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China's October PMIs hit two-year high

China's manufacturing activity expanded further in October, as the world's second largest economy continued to stabilise.


CHINA'S manufacturing activity expanded further in October, as the world's second largest economy continued to stabilise.

The official purchasing managers' index (PMI) came in at 51.2 for October - the highest point in more than two years; it was also well above analysts' expectations. The index stood at 50.4 the previous month. A figure above 50 signals expanding activity, and anything below that indicates a contraction. NBS analyst Zhao Qinghe said in a statement when the data was released: "Production and market demand is picking up again, accelerating expansion."

The Caixin index, a private PMI survey more focused on smaller private companies and which often trails the official figure, was also up, climbing by more than one point month on month to 51.2. This shows that recent efforts by the government to steer credit away from state-owned firms to the more efficient private sector has paid off. The official index for non-manufacturing activity was also up, to 54.0 in October from 53.7 in September. The monthly PMIs are the latest sign that China's economy is rebounding, after having grown at its slowest in 25 years last year.

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Julian Evans-Pritchard, economist with Capital Economics, said: "The better-than-expected PMI readings, the strongest in over two years, are a welcome sign that the recent cyclical recovery continued to gain momentum going into the fourth quarter."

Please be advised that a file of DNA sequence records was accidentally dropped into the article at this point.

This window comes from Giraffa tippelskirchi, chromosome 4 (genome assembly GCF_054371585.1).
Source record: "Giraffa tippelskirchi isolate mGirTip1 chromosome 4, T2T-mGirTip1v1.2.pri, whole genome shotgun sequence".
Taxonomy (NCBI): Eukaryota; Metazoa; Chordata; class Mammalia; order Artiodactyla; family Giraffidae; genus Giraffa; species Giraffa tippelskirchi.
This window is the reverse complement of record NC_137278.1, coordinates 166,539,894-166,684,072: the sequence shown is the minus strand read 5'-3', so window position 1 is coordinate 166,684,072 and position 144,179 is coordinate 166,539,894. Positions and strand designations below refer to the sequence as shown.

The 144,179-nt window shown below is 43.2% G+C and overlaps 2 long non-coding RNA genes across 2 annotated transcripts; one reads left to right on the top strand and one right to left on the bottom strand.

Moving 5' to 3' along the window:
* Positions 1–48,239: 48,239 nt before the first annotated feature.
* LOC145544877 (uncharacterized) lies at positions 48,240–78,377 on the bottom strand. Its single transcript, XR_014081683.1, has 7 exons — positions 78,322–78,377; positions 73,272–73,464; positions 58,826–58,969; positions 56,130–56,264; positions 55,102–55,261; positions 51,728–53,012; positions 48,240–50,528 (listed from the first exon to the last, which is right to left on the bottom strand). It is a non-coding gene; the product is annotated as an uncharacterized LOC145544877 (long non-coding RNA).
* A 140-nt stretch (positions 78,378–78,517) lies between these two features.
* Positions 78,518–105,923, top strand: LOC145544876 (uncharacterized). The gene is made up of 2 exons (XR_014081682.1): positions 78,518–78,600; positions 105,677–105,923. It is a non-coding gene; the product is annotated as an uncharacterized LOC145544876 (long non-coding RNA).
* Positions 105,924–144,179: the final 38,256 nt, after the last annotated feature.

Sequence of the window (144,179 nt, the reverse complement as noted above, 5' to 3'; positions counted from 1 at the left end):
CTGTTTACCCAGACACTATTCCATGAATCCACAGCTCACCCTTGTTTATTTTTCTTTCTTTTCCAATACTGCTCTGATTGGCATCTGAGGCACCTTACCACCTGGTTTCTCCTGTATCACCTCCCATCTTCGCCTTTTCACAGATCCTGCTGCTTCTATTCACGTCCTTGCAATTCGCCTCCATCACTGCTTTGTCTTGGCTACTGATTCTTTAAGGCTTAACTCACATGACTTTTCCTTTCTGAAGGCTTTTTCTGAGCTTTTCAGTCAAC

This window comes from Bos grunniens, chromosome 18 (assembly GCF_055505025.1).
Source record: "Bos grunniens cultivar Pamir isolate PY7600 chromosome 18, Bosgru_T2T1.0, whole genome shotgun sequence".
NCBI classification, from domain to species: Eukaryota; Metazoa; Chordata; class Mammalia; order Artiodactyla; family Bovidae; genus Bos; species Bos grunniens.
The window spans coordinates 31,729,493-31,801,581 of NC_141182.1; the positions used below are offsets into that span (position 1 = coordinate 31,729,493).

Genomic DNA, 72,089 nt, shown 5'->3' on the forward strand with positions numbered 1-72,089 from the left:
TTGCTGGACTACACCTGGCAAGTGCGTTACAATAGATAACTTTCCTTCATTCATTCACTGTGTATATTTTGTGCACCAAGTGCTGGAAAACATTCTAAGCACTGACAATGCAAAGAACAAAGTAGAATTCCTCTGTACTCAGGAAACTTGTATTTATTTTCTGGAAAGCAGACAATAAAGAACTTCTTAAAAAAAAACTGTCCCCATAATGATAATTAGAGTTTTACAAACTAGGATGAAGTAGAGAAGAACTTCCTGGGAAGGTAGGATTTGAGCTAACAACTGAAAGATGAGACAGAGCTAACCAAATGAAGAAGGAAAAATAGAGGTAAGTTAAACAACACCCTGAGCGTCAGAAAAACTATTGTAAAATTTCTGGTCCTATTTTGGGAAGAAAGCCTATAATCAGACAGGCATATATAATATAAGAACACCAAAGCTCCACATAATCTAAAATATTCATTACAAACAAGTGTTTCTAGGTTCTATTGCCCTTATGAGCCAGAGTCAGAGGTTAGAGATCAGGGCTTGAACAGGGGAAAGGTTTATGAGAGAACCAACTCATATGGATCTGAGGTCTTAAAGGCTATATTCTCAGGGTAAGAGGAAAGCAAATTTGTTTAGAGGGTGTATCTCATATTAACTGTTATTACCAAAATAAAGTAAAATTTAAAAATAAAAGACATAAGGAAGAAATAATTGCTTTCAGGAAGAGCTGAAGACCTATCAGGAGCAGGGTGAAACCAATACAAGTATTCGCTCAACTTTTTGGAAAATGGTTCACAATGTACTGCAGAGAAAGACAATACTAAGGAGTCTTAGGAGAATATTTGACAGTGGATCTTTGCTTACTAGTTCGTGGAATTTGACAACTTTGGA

To avoid a hard landing, the government has, in the past 18 months, implemented a string of measures, including lowering the reserve ratio rates for banks and reducing the cost of credit. As a result, economic activity has stabilised since August on the back of rising commodity prices, including those for steel and coal; the construction industry has made a strong pickup.

Broken down, the PMIs last month point to confidence in both state and private firms, supported by a rebound of domestic demand. The output and new-orders sub-indices are up, along with that for employment.

Factory output accelerated last month, with the sub-index rising to 53.3 from 52.8. Total new orders also performed well, rising to 52.8 from September's 50.9.

Mr Evans-Pritchard said: "Overall, today's data is unambiguously upbeat and consistent with broader evidence that the economy is currently in the midst of a cyclical recovery." Nonetheless, analysts warn that the recent credit binge may be coming to an end, and that downward pressures could return. Both the International Monetary Fund (IMF) and Bank of Settlements have warned that debt levels could lead to a banking crisis in the coming years.

The government has already begun to reign in the property markets in first and several second-tier cities; it is also faced with the task of reforming its debt-ridden state-owned enterprises - even while ensuring stable growth and a high level of employment.

While some over-capacity has been shed in the coal and steel sectors, rising prices of commodities have kept steel furnaces alight, with most provinces far behind on their targets. Caixin analyst Zhong Zhengsheng said after the release of the PMI figures: "The economy seems to be stabilising for the moment, owing primarily to policies implemented to sustain growth. "Supportive policies must be continued, or industrial output may be dragged down by a slowdown in investment."

China's debt growth is outpacing the growth of the gross domestic product (GDP); debt has hit more than 250 per cent of GDP. Local markets responded positively to the PMI data. Both the Hong Kong and Shanghai markets closed up. The Hang Seng Index rallied 0.93 per cent or 212.53 points to end at 23,147.07. The benchmark Shanghai Composite Index rose 0.71 per cent on Tuesday to close at 3,122.44.